Exotic birds are used to hot, tropical climates where there’s little fluctuation in temperature throughout the year. While Canada’s winters are known for being cold, dry and unpredictable, there are several steps you can take to make sure your feathered friend stays toasty warm and healthy this winter. Check out these tips from our blog Winter Care for Pet Birds.
Feeding your bird a vitamin-rich and varied diet throughout the year will help support your bird’s immune system during winter stress. This will help your bird fight off any infections it may incur during the colder months.
While your house may be well heated, there are likely some areas that tend to get drafty in the winter. Hold up a narrow strip of tissue paper next to your bird’s cage to check for drafts. You may need to relocate your bird’s cage to an area that’s protected from these cold drafts, while still ensuring your bird still has lots of warmth and light throughout the day. At night, you may also want to cover your bird’s cage to provide extra warmth and protection from possible drafts.
Heating – what not to use
Birds are not only vulnerable to cold air, but they also have very sensitive respiratory systems. Most electric and gas space heaters tend to be coated with chemicals that produce toxic fumes for birds. The smoke and fumes of fireplaces (both gas and wood) are also very harmful if inhaled by your pet bird.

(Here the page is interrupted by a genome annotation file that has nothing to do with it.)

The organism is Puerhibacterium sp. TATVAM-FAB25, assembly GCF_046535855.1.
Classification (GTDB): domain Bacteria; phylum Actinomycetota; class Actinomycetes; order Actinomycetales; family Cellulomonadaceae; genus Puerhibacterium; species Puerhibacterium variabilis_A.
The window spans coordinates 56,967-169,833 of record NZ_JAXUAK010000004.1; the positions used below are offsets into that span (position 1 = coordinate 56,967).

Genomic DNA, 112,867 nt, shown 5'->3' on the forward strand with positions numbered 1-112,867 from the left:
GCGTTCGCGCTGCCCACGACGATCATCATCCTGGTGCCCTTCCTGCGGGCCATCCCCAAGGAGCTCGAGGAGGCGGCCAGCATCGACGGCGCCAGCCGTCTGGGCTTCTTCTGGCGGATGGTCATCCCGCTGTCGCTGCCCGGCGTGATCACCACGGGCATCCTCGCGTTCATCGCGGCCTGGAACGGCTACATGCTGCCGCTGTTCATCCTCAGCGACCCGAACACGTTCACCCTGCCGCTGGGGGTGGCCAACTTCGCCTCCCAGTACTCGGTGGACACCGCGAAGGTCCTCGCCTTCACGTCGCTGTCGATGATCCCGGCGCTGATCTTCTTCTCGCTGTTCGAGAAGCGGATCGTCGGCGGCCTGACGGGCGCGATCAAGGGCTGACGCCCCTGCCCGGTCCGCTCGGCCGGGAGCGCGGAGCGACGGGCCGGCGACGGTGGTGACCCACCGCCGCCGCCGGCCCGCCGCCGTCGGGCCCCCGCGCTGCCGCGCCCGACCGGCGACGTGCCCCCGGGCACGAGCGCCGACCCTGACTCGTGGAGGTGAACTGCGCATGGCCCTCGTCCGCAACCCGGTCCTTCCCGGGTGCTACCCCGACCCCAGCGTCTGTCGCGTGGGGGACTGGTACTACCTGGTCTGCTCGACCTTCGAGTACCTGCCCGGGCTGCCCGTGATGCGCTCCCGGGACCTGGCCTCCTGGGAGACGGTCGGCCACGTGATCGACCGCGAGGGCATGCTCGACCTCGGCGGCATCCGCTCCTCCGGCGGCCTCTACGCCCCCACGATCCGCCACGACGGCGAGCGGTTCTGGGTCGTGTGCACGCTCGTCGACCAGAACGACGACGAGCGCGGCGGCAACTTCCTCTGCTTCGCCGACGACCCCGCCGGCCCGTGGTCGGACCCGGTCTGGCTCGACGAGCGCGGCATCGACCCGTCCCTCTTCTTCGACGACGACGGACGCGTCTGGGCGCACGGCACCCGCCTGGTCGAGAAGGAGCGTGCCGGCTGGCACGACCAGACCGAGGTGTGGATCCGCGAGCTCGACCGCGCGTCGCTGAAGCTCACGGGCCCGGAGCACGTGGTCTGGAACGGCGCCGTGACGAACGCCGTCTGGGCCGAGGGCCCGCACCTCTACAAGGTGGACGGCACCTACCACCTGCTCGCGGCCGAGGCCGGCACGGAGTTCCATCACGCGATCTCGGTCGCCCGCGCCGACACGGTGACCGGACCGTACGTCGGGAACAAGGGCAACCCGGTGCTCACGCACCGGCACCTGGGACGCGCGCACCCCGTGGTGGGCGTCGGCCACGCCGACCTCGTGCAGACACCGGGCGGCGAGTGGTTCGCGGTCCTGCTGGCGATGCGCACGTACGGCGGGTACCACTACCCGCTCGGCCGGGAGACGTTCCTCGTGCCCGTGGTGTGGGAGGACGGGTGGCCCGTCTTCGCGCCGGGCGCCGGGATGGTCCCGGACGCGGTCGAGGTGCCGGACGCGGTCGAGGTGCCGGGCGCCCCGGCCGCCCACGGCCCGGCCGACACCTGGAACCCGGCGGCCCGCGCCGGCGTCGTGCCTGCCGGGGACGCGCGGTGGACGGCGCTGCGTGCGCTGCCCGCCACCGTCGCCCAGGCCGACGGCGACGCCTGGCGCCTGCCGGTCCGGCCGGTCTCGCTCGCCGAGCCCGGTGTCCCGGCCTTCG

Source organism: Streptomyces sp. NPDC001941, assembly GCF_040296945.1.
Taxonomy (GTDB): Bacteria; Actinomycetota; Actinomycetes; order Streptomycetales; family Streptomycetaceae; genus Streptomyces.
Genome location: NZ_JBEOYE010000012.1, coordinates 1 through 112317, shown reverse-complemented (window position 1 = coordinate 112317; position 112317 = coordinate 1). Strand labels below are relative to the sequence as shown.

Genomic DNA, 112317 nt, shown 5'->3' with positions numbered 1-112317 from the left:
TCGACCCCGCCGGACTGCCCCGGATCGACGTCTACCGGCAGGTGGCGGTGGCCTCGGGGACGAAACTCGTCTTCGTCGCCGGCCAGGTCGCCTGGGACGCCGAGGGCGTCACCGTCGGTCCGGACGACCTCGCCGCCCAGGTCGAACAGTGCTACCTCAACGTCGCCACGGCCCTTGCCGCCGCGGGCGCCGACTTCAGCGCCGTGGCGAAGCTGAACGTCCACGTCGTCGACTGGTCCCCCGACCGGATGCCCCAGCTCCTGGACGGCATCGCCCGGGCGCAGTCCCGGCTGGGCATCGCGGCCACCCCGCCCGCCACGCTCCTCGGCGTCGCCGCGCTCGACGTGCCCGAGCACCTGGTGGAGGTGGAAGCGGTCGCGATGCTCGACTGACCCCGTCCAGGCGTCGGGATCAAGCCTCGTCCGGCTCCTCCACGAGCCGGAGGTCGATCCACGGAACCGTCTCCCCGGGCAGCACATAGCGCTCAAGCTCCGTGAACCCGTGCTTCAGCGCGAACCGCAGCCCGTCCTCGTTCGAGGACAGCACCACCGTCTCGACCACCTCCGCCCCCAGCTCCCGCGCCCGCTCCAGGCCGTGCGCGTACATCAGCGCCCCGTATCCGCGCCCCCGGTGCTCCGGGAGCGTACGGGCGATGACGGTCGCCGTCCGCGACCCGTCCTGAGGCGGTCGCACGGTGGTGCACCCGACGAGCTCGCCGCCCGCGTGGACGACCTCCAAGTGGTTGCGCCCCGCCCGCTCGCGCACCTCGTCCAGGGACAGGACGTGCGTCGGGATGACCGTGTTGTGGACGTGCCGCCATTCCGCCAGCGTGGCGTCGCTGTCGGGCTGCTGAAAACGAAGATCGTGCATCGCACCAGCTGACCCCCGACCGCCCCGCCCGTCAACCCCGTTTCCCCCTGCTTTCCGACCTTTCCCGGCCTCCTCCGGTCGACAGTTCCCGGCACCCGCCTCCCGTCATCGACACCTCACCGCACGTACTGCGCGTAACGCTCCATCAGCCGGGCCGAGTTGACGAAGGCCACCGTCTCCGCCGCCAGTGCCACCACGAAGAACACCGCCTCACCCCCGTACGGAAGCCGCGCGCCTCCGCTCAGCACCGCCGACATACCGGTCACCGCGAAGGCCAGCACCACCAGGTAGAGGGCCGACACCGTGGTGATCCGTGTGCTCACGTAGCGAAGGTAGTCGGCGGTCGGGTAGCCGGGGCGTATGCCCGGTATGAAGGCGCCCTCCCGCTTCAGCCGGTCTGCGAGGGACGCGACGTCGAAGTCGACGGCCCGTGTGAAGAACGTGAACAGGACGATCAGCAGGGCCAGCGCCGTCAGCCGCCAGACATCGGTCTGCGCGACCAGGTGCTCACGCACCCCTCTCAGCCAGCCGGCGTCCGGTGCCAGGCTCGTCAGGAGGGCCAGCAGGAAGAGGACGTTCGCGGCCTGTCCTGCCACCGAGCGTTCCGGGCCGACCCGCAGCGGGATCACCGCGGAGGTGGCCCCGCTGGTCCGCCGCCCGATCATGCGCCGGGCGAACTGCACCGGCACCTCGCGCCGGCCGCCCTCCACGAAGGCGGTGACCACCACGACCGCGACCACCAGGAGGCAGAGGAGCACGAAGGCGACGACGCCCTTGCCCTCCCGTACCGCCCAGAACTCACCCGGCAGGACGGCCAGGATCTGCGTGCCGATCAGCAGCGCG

Heating – what to use
If you’re concerned about finding a safe and consistent heating source for your bird this winter, you can discuss your heating options with your veterinarian or check with a pet store that specializes in exotic birds. There are several heat lamps on the market that are specially designed for birds that will safely produce heat but not light (to make sure the lamp doesn’t disrupt your bird’s avian sleep cycle).
Finally some winter “dos” for your pet bird
- Do make sure your bird is kept away from dangerous items like electrical cables, heating elements, and hot bulbs. These items should also be kept a safe distance from any splashing water.
- Do familiarize yourself with the signs of overheating. This can include panting, wings held away from the body and an extended neck. Your bird may also become lethargic and unresponsive.
- Do watch for signs of skin and feather dryness in your bird. This can include an increase in feathers and dander in and around its cage or a dull or dusty appearance to its feathers. Consider using a bird-friendly humidifier or periodic misting, and talk to your veterinarian about ways to treat your pet’s dry feathers and skin.
- Do consider a visit to your veterinarian before the start of winter to make sure your bird is in good health and address any winter concerns you may have.
Following these tips, will ensure your pet stays happy and safe throughout the long winter months.